Yet from the UK’s point of view, it is extremely disappointing to see Gordon Brown take so much credit for an event that he did not manage to prevent.

 

Copyright 2008 by CuriouslyInspired

As the BBC reports,

Iceland has suspended trading on its stock exchange in an attempt to prevent further panic spreading throughout the country’s financial markets.

Iceland’s stock markets will be shut down at least until start of next week. The reason for this unprecedented move is to give the government some breathing space to decide what to do next, and attempt to take the panic out of financial markets by simply keeping everyone away for a while.

This leaves Iceland in “good company” with Russia, whose stock markets were shut most of Wednesday due to huge falls in share prices, and for at least an hour on Thursday. In contrast to Wednesday, Russian stock markets were temporarily closed due to massive gains. Lucky them (but will it last?)

Collapsed banks update: Iceland is in a total financial mess with all its top three banks either nationalised or in receivership. Glitnir, which the government was aiming to part-nationalise earlier, is now in the hands of liquidators, as the government realised it was in too much trouble for the state to take on. Now Kaupthing, the largest bank of the three banks most in trouble, has been nationalised in addition to others.

Cause of troubles: I wrote about the causes of Iceland’s troubles very recently. “Troubles” is a bit of an understatement. People in the capital Reykjavik have already staged one demonstration this week and there is bound to be more civil unrest to come. Iceland might not have money left to import food stuffs for starters, so the collapse of the financial sector will have a very real impact upon everyone.

War of words with the UK: Gordon Brown and the Iceland’s PM Geir Haarde are engaged in a bitter battle of words at present. The UK has large investments in Iceland accumulated over the period of the Icelandic financial market boom. Now that the bubble has collapsed and banks have gone bust, Gordon Brown wants some guarantees that Iceland will honour UK savers’ deposits in collapsed Icelandic banks, as UK taxpayers will otherwise have to foot the bill in addition to bailing out British banks. Usually Iceland would have offered a guarantee of $28,400 per account but this has not been forthcoming in this case for the UK investors. The UK Government froze Iceland’s top bank Landsbanki’s financial assets in the UK. Icesave, the online savings bank with 300,000 UK customers, is a subsiduary of Landsbanki.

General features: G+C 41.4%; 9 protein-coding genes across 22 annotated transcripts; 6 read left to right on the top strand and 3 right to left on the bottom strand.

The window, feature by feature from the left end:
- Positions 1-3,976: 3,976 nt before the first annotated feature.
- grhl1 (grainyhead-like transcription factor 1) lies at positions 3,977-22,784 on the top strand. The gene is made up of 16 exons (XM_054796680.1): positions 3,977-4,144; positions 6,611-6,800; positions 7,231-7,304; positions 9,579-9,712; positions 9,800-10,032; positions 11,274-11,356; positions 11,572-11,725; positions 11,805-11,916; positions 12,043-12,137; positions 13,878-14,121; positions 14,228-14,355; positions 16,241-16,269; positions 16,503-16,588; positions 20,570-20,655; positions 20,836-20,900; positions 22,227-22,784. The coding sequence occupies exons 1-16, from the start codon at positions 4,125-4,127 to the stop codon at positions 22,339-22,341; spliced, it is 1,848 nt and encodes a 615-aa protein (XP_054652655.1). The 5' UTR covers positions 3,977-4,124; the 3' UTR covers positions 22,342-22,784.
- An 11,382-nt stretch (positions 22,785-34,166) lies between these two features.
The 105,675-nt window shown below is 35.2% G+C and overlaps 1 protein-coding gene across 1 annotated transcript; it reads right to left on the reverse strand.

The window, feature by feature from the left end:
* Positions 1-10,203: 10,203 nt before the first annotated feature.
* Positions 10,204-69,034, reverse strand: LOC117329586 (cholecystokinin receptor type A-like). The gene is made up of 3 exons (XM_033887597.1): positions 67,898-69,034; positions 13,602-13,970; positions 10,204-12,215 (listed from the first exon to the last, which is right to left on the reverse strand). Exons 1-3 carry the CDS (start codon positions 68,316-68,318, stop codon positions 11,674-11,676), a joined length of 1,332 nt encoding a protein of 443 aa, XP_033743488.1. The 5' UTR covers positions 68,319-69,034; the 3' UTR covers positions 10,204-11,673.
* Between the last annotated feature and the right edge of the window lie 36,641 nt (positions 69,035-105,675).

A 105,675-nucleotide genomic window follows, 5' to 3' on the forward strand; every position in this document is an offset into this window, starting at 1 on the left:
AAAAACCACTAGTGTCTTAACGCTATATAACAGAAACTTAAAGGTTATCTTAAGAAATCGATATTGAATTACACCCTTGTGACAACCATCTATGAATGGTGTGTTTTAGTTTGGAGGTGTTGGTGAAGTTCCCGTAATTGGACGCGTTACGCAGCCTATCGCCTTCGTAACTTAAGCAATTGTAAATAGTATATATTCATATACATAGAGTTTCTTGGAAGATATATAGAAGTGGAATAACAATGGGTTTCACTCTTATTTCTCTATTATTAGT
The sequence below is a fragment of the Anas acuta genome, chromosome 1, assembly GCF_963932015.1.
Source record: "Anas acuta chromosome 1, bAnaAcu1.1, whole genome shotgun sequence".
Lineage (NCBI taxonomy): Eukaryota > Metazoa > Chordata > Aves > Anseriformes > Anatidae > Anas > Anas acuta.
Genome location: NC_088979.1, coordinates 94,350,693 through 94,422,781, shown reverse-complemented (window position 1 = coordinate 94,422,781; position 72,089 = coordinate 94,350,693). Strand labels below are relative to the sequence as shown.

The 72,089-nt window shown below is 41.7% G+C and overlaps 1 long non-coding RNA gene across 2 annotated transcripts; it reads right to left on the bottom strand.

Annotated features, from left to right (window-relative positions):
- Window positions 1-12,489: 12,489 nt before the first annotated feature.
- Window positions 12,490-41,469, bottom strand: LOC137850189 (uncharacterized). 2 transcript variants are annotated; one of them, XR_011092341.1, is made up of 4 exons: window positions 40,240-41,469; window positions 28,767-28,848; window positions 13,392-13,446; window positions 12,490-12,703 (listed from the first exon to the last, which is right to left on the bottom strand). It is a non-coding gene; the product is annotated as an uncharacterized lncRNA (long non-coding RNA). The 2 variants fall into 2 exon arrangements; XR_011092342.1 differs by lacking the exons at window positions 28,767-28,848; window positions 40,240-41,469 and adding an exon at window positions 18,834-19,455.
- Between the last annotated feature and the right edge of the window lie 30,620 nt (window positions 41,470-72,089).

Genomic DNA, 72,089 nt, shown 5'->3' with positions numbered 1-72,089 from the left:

Geir Haarde is retaliating by saying, as Bloomberg reported today, that

the U.K. government is to blame for triggering the crisis when it used anti-terrorism laws to seize the assets of Icelandic banks in the U.K.

Iceland is also extremely unhappy that none of its usual Western partners have been forthcoming to lend it any money to help in its current crisis. It has had to look to other partners, including Russia and the IMF (International Monetary fund), to obtain money.

The row between the two PM’s is not serving to calm the panicked markets. The UK share prices is in freefall today and the pound is also falling against many key currencies.

Icelandic Currency collapsing: Iceland’s currency, the krona, was pegged to the euro before the crisis hit, at a rate of 131 krona per euro. Now that the government has stopped attempts to support the falling currency and formally abandoned the peg as unsustainable, trading conditions before markets shut down indicate that the currency is now worth about 255 krona per euro. That is a 91% drop in the value of the krona over the course of less than 2 weeks.

Bankruptcy: What is happening is pretty unprecedented for this country: Iceland is now facing bankruptcy. It is not in a position to repay the debts its banks have clocked up.

 

Copyright 2008 by CuriouslyInspired